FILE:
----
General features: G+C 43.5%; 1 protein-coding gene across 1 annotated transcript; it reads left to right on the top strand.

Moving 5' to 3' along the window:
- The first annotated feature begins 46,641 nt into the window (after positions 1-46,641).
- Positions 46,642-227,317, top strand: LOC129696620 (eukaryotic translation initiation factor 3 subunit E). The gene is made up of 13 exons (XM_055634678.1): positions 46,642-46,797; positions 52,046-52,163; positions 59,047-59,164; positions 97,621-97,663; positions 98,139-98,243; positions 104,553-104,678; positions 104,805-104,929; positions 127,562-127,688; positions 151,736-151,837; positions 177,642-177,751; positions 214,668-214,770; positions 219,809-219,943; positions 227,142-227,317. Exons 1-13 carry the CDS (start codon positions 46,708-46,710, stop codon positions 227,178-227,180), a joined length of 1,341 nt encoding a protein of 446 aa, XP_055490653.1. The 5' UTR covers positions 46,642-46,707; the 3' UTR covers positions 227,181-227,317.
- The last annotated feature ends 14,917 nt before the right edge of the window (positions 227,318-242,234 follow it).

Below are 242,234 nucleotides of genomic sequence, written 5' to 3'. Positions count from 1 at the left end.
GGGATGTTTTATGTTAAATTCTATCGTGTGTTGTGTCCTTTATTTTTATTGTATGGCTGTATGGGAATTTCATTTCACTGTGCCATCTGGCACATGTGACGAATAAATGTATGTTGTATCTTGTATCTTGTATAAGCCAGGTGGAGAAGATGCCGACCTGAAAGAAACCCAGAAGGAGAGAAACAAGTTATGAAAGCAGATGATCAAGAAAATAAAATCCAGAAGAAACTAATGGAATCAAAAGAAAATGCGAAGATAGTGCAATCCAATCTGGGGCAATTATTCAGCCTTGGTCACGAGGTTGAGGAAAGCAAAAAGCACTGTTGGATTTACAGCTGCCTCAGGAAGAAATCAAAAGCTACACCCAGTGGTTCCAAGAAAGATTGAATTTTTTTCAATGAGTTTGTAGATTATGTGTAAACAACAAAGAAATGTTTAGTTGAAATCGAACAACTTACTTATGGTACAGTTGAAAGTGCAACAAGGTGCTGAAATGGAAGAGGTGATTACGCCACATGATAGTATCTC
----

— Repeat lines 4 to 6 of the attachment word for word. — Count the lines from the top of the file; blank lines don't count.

- Positions 46,642-227,317, top strand: LOC129696620 (eukaryotic translation initiation factor 3 subunit E). The gene is made up of 13 exons (XM_055634678.1): positions 46,642-46,797; positions 52,046-52,163; positions 59,047-59,164; positions 97,621-97,663; positions 98,139-98,243; positions 104,553-104,678; positions 104,805-104,929; positions 127,562-127,688; positions 151,736-151,837; positions 177,642-177,751; positions 214,668-214,770; positions 219,809-219,943; positions 227,142-227,317. Exons 1-13 carry the CDS (start codon positions 46,708-46,710, stop codon positions 227,178-227,180), a joined length of 1,341 nt encoding a protein of 446 aa, XP_055490653.1. The 5' UTR covers positions 46,642-46,707; the 3' UTR covers positions 227,181-227,317.
- The last annotated feature ends 14,917 nt before the right edge of the window (positions 227,318-242,234 follow it).

Below are 242,234 nucleotides of genomic sequence, written 5' to 3'. Positions count from 1 at the left end.